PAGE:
National Weather Service United States Department of Commerce

Heat Burst Impacts Central Kansas

June 3-4th, 2014


A heat burst impacted many areas of central Kansas late Tuesday night and early Wednesday morning.  Locations from Hays, Kansas to Salina, Kansas recorded the heat burst on their automated weather equipment.  Other locations that recorded the heat burst included Russell, Kansas and Ellsworth, Kansas.  Temperatures across the area rose 5 to 15 degrees as a result of the heat burst and winds gusted to 40-50 mph. At Ellsworth, 5-minute observations were available that show the heat burst (graph below). 


A heat burst is signified by a rise in the temperature, a drop in the dew point (and associated relative humidity) and strong gusty winds. 




Details from various central Kansas locations


  Peak Temperature Peak Wind
Hays 99 61 mph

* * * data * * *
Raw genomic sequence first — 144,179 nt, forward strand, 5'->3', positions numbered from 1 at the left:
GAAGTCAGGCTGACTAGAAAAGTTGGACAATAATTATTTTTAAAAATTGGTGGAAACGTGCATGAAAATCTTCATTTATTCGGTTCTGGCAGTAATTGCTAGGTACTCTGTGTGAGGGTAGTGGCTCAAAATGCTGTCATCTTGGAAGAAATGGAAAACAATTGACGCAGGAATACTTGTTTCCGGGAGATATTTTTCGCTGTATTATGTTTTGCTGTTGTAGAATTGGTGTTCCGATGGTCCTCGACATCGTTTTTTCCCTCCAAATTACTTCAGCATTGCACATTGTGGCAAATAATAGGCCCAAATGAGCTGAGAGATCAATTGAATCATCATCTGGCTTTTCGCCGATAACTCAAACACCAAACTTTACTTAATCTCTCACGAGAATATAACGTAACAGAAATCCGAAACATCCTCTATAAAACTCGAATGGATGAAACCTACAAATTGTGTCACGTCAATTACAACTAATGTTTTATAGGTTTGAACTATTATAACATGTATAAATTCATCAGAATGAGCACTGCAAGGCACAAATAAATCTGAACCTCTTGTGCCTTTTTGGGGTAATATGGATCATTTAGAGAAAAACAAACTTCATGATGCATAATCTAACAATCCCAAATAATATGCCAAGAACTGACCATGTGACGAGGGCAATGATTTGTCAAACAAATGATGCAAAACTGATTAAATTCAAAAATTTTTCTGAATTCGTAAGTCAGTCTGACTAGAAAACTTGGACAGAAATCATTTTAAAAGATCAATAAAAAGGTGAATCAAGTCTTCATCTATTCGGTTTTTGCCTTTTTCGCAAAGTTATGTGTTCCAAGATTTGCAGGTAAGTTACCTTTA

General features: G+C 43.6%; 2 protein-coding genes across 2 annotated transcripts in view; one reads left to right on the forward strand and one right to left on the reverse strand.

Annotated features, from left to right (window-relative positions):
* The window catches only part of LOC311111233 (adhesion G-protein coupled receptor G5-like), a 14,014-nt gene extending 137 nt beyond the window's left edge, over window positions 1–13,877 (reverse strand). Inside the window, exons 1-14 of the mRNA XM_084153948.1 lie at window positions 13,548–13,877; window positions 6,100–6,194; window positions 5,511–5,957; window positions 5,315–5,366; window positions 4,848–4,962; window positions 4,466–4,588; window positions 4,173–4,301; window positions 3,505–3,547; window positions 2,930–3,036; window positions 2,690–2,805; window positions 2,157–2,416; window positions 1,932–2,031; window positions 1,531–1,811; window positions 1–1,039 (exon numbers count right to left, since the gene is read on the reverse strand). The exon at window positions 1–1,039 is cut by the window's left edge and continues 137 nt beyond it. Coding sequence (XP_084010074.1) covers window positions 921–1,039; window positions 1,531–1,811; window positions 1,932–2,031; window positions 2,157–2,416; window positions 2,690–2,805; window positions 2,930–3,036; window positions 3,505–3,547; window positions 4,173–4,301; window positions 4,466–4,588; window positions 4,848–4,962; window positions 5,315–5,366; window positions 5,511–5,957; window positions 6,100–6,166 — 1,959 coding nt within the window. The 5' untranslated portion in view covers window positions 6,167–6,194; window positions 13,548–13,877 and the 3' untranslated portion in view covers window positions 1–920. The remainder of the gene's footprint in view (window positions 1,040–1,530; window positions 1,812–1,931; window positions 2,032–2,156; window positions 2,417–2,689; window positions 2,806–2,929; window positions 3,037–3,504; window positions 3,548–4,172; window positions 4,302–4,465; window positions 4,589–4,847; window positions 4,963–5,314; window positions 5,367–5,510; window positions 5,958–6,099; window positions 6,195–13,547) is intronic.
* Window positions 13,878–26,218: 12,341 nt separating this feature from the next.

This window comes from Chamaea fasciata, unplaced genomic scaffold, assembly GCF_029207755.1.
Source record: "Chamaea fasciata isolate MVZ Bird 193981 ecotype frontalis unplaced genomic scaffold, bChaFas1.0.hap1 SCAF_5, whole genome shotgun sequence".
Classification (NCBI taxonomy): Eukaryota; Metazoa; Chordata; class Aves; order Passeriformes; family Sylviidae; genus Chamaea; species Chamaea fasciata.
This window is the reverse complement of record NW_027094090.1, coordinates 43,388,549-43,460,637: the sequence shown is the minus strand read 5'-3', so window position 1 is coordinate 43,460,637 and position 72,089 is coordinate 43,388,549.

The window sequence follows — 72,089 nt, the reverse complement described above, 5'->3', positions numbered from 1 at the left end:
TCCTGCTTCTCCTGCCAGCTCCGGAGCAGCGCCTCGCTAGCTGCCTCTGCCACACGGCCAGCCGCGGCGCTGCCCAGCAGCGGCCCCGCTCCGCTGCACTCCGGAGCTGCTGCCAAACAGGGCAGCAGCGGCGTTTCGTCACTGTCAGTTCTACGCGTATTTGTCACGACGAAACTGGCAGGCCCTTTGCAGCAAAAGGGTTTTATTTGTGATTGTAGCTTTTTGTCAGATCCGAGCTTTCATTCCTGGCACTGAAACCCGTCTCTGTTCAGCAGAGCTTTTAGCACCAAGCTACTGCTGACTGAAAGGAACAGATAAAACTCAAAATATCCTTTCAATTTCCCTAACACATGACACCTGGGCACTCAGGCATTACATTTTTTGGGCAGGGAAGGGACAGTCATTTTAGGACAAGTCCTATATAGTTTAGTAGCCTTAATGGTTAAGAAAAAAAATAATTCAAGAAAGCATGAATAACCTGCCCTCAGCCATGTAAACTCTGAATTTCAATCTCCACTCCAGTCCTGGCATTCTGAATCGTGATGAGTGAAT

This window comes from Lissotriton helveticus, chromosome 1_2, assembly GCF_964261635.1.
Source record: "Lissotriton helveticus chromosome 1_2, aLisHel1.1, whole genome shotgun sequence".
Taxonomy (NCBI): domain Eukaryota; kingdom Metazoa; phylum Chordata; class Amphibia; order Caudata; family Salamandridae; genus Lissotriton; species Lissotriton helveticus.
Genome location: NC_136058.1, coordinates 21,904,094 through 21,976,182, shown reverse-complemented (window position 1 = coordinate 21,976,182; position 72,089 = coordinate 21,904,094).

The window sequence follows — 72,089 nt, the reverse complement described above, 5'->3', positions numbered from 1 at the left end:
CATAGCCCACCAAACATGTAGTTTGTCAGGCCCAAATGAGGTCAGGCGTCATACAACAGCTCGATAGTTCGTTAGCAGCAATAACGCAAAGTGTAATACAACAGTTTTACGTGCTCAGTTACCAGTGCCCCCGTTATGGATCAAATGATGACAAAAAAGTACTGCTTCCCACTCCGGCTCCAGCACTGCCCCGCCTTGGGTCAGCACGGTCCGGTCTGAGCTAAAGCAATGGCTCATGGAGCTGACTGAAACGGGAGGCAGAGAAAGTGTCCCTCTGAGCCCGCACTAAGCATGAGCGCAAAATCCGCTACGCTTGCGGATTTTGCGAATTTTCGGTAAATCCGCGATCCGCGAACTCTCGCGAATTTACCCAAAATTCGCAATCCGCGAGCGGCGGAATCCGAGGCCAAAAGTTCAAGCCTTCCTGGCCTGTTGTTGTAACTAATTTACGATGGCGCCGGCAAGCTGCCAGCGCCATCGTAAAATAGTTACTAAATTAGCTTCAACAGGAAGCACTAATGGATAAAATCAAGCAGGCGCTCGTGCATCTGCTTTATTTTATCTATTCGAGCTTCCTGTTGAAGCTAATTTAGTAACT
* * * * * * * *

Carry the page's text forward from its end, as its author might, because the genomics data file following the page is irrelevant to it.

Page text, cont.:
Russell 94 58 mph
Ellsworth 97 57 mph
Salina 96 43 mph


What causes a heat burst?

There are two main atmospheric ingredients that are necessary for a heat burst to occur. The first is a dissipating thunderstorm or shower. Second, the mid-level atmospheric environment must be hot and dry, combined with a shallow surface inversion. Thunderstorms develop when moist, unstable air is given a nudge upward. Moisture in the cloud condenses and later falls as precipitation. Once the thunderstorm loses its updraft, the thunderstorm is said to be downdraft dominated.  When this occurs with a hot and dry atmospheric mid-level in place, the moisture associated with the downdraft evaporates and initially cools this layer, increasing its rate of descent toward the surface. However, the descending air will stop cooling once all the moisture has evaporated, therefore causing adiabatic (compressional) warming and mixing of the warm(inversion) layer. The heat burst will occur once the warm and dry air descends to the surface.